If you haven’t already heard, actress Cynthia Nixon recently caused a big stir within the GLBT community. A few weeks ago she publicly said that being gay was a choice for her. Yikes — not exactly what her gay fans, or surely many same-sex marriage advocates, want to hear.
Shortly after Nixon made these comments, New York Times columnist Frank Bruni (himself gay) said that those outraged over Nixon’s comments missed the point, reminding everyone that “There is no conclusive evidence whether sexual orientation is hard-wired at birth or possibly influenced by outside factors.” You rarely hear the sort of statement Bruni made coming from the GLBT community. There are very few people willing to honestly and fairly talk about the subject of choice in or change with same-sex attraction. It’s naturally a divisive topic in the GLBT community because acknowledging this creates a multitude of questions that follow, not least of all questions about the need and “fairness” of same-sex marriage.
Since Nixon was brave enough to open the door (despite later back peddling to clarify her statement), I’ve decided to weigh in on the matter myself. Though, I know well that much of what I say about my own experience will be dismissed by many GLBTs as either: 1) you were never gay, or 2) you must be bisexual.
The first time someone asked me if I was gay I was a freshman in college. But my struggle with same-sex attraction started in grade school with my female friendships. Back then I didn’t really fit in. I preferred sports, jeans, and sweatshirts, to short skirts, boys, and make up. I would become emotionally attached to the girlfriends that I did have. I struggled with jealousy and became possessive of them. I wanted to be special to someone and to have someone who understood me.
I wasn’t very comfortable being a girl. It didn’t feel safe. When I finally did become close to a girlfriend, I felt safe with and trusted her. The closeness I experienced with her and other girls often times turned into an attraction for me. That was scary. Telling anyone about these attractions was out of the question for me.
I dated men on and off during high school, college, and even in between relationships with women, trying to feel “normal.” What I never experienced with these men was the emotional and spiritual connection I found with women. For some reason, at the time, I thought I should be able to relate to men the same way I related to women.
My OMG moment about this period of my life came recently when I was reading the article “I’m not Gay…I’m David” by David Prosen. In it, he shared a study done by Alan Medinger that revealed a number of untruths that, at times, can surface when one accepts homosexuality as their primary identity. The list summarizes my own journey during the early years I spent trying to balance my faith with coming out as a lesbian.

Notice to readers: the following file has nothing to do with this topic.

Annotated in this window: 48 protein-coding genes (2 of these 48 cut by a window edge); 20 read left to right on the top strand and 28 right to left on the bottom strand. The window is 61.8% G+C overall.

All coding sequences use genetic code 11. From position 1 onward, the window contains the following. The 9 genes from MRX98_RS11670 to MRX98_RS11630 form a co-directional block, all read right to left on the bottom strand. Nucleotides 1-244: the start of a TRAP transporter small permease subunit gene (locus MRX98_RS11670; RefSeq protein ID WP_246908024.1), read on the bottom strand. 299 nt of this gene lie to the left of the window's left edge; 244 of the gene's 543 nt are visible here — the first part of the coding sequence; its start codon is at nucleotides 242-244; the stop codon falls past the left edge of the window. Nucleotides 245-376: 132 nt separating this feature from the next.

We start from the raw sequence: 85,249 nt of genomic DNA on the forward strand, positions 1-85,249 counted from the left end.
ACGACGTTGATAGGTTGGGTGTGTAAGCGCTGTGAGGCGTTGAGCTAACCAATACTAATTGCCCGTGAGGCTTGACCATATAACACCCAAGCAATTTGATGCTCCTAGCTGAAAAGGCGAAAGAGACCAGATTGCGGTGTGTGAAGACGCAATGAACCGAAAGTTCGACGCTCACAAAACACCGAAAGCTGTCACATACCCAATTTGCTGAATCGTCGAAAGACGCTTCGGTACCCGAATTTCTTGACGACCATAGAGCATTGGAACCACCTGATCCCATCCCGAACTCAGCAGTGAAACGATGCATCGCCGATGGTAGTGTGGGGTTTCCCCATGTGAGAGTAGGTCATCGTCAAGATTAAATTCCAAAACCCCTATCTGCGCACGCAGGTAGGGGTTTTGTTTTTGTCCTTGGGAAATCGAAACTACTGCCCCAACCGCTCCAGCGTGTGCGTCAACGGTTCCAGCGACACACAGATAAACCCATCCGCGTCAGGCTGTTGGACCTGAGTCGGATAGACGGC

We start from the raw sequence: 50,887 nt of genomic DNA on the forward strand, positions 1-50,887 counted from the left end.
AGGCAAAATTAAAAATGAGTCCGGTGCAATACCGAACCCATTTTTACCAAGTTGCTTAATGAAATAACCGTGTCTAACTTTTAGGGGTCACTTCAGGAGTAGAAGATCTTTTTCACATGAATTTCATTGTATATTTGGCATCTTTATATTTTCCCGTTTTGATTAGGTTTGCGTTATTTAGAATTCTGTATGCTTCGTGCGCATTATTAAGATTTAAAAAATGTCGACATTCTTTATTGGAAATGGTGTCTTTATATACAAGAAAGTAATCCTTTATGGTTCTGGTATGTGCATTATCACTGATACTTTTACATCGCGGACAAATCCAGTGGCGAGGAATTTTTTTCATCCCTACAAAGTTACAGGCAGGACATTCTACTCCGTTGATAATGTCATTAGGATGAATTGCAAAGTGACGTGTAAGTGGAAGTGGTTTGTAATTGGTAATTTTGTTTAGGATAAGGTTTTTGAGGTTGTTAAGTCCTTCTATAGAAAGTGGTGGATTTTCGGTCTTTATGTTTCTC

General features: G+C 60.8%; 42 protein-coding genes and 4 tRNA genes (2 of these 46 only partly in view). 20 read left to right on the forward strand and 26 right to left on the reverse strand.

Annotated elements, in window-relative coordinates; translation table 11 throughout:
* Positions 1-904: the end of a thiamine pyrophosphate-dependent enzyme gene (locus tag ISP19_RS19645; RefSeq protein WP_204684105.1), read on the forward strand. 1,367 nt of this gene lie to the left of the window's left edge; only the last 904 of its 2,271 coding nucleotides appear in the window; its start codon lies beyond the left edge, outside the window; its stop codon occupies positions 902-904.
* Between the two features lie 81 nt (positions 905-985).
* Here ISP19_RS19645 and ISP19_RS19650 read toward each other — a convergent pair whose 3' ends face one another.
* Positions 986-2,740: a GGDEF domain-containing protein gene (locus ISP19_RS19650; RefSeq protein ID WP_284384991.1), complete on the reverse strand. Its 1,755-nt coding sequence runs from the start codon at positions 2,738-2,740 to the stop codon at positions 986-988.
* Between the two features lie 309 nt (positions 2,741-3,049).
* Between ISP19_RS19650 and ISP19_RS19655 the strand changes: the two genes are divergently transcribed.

- I must have been born this way.
- If I was born this way, God made me this way.
- If God made me this way, how can there be anything wrong with it?
- It’s in my nature and I must be true to my nature.
- If it’s my nature, I can’t change.
- If I try to change I would be trying to go against my nature and that would be harmful. Accepting myself as gay feels good—I feel like a thousand-pound load has been lifted off of my back—so it must be OK.
- If people can’t accept my being gay, then something is wrong with them.
- If people can’t accept my being gay, then they don’t accept me because that’s who I am.
That was then. Today, my life is different, my thinking is different, and yes, my choices are different. I took the opportunity 11 years ago to leave a same-sex relationship behind and seek the Lord’s ideal plan for me. And through building healthy relationships with men and women, regular meetings with my spiritual director, regular confession and some good ‘ole therapy, I honestly do not struggle with same-sex attraction anymore.
Perhaps due to the unfortunate, insatiable human need to “belong” and label people, many will ask if I consider myself “changed,” “cured” or heterosexual now. If you’re one of those questioning, all I can say is that the only label I put on myself now is “Christian woman.” I “belong” to God. In fact, the more time I take to build my relationship with the Lord, the more comfortable I am with being a woman and my womanhood, and the less I struggle with same-sex attraction. I am not naïve enough to think an attraction to a woman can’t happen again. But I am confident enough to know I have a choice in how I respond to that temptation and Christ will strengthen me on my path to holiness.
Recently, I was talking with a father who is struggling with his daughter’s proclamation to his family that she has same-sex attraction, that she can’t go into confession and walk out straight, and that’s that. My response? I told him, “You and your daughter are both missing the point. The opposite of homosexuality is not heterosexuality, it’s holiness.”